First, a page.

EXPERT VIEWS: U.S. vaccine patent waiver: a "game changer" for the global south?

Thursday, 6 May 2021 17:54 GMT

A woman, who came to receive a dose of a coronavirus disease (COVID-19) vaccine, stands in front of a closed gate of a vaccination centre which was closed due to unavailability of the supply of COVID-19 vaccine, in Mumbai, India, May 3, 2021. REUTERS/Francis Mascarenhas

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Health experts from India and South Africa welcomed Biden's U-turn on COVID-19 vaccine patents and urged the World Trade Organisation to urgently hammer out a deal

By Anuradha Nagaraj, Anastasia Moloney and Kim Harrisberg

May 6 (Thomson Reuters Foundation) – The United States' announcement that it backs waiving intellectual property (IP) protections for COVID-19 vaccines could be a "game-changer" in the global fight to control the pandemic, health experts said on Thursday.

The surprise move comes amid fears that India's escalating coronavirus crisis, along with new variants circulating in India and elsewhere, could stymie efforts to curb the disease unless vaccination levels are rapidly ramped up worldwide.

South Africa and India are leading efforts to temporarily waive patent protections for COVID-19 vaccines and medicines at the World Trade Organisation (WTO) in order to boost supply to developing countries.

At least 100 out of the 164 WTO member states support the waiver, but others, including Australia, Britain, Japan, Switzerland and the European Union, oppose it - as do drugmakers.

Pharmaceutical companies argue that strong IP protection helped them develop vaccines in record time, and will do so again for new variants or in a future pandemic.

The WHO said in April that only 0.2% of the 700 million vaccines administered globally had been in low-income countries. Africa's vaccination coverage is the lowest for any region.

We asked health experts in the global south for their reaction.

Srinath Reddy, President of the Public Health Foundation of India 

"This is a very welcome move which will help to strengthen the global pandemic response. Patents restrict access to impactful technologies and constrict the ability of health systems to provide essential healthcare to the many millions who are affected by Covid-19.

 "A global pandemic is not the time to limit the speed and scale of production of vaccines, medicines,  personal protection equipment and monitoring devices. If global leaders are earnest in their statements that no country is safe till every country is safe, this is the time to share global resources equitably.

"President Biden has risen to the occasion as a true statesman ... This complements his global climate change initiatives, to draw the world together for providing a global thrust against any global threat."

Matshidiso Moeti, Africa regional director at the World Health Organization

"This could mark a game-changer for Africa, unlocking millions more doses and saving countless more lives. We commend the leadership shown by these countries and urge others to back them at the WTO, including for life-saving therapeutics.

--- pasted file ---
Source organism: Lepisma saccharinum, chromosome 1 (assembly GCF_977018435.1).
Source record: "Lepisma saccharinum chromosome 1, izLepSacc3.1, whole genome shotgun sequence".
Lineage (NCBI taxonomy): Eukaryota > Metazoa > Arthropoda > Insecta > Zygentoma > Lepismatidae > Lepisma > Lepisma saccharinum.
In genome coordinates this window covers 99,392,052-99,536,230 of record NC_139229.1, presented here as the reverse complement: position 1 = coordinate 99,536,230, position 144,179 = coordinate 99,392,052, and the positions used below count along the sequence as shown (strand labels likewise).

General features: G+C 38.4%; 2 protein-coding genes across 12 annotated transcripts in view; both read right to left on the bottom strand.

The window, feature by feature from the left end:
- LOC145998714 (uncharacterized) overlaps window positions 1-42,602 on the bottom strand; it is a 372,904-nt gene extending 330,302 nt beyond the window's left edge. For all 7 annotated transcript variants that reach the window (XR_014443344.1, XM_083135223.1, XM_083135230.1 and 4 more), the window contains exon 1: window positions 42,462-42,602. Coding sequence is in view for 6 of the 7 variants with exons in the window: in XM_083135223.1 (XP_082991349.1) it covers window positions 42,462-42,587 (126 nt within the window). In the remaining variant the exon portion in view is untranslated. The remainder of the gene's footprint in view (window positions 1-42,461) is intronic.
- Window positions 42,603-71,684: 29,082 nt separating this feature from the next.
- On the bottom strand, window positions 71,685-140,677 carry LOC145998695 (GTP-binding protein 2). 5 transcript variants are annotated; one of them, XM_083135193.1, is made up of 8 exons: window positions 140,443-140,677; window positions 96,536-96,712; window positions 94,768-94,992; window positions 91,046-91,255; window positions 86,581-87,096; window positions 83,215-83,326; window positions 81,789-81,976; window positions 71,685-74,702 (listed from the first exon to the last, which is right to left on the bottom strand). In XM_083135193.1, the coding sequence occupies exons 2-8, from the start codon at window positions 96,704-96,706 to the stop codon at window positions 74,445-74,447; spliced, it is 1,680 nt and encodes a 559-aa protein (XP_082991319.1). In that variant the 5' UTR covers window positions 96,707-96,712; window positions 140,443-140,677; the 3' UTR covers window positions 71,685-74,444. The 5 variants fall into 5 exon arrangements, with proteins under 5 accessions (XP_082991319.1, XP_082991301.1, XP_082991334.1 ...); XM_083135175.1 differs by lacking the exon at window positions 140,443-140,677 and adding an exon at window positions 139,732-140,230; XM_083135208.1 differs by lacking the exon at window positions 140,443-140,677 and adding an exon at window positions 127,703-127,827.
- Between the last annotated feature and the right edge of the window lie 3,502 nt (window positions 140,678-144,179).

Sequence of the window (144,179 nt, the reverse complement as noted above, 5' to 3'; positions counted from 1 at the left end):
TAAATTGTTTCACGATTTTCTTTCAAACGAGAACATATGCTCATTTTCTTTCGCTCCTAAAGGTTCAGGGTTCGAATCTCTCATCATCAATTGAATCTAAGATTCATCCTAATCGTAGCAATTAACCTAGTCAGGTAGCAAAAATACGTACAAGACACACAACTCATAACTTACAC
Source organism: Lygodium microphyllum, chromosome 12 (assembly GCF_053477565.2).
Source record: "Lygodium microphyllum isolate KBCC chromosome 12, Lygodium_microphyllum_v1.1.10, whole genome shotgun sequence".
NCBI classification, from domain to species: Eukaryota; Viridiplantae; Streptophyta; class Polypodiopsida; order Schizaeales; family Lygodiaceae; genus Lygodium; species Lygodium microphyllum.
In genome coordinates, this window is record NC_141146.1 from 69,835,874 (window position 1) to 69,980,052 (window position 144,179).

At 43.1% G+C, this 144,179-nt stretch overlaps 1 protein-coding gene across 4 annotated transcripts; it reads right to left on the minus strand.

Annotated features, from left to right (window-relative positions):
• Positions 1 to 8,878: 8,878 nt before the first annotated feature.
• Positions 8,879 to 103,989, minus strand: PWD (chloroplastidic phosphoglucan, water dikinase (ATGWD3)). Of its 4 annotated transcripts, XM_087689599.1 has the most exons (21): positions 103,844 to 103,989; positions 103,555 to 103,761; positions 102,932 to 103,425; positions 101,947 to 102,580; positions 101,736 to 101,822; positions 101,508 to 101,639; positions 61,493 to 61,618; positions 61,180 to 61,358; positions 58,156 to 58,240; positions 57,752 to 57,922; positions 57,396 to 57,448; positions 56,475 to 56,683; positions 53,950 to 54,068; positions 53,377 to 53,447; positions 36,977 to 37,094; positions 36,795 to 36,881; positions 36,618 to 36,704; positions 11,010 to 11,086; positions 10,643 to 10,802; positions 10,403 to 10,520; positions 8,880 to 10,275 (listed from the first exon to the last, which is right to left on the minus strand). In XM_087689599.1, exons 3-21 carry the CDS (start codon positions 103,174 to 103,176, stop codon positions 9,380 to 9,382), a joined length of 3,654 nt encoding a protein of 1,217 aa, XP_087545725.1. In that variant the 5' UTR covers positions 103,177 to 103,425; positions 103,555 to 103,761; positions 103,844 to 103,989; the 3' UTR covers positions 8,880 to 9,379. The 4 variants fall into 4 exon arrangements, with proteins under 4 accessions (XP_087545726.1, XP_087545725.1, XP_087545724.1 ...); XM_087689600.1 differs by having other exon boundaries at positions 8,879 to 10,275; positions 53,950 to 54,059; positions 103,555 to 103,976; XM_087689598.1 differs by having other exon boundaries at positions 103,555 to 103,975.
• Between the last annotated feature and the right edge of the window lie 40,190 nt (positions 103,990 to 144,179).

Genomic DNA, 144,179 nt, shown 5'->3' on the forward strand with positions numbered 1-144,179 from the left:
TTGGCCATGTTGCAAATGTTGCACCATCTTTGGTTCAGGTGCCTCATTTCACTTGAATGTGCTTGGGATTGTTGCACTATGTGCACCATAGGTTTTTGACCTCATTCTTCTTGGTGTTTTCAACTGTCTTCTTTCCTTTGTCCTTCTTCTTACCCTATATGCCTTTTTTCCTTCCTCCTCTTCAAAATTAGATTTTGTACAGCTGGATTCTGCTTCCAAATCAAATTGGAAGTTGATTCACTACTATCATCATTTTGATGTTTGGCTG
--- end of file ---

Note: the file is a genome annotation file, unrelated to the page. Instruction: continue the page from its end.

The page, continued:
"We hope negotiations are quickly wrapped up so we can ramp up the manufacturing and roll-out of safe and effective vaccines. No country is safe until all countries are safe."  

Fatima Hassan, Director of the Health Justice Initiative, Cape Town, South Africa

"These are the first major steps to vaccinate the world against COVID-19. The pressure from many individuals and groups has yielded far-reaching results with the U.S. government supporting the... waiver, on vaccines.

"Now, text-based negotiations - as called for by South Africa and India - must be expedited and transparent, and not deferential to pharmaceutical companies - without watering down the original waiver proposal." 

German Casas, head of Medecins Sans Frontieres (MSF) for Latin America

"It's an act of total solidarity by the U.S. government. It's a clear message to the world ... that the only way to end COVID is through mass vaccination under the same banner.

"It's an act that sees human beings as a global community and not one differentiated by unequal access to immunisation - the only current possibility we have for defeating COVID.

"It breaks the paradigm that it's impossible to give up intellectual property rights for legal and political reasons, and for the protection of national manufacturing industries.

"Other countries should follow the example set by the U.S. government. This unprecedented situation requires a global response. Such a courageous decision shows solidarity is possible."

Sheila Davis, chief executive of Partners in Health, a global NGO working in Haiti, Mexico and Peru, among other countries

"It's a first step. We are so pleased that the Biden administration is showing solidarity. But this is not a silver bullet. This has to be accompanied by robust funding, the sharing of knowledge and getting vaccine manufacturing ramped up.

"We are very concerned about Haiti, which has so far not received any vaccines, and Peru where much more access to vaccines is needed."

Some contributions have been edited and shortened for clarity

Related stories:

COVID-19: What else can Biden do to help vaccinate the world? 

EXPLAINER-COVID-19 vaccine patents dominate global trade talks 

Funding boost for cities to reach COVID-19 vaccine skeptics and vulnerable 

(Editing by Emma Batha. Please credit the Thomson Reuters Foundation, the charitable arm of Thomson Reuters, which covers the lives of people around the world who struggle to live freely or fairly. Visit http://news.trust.org)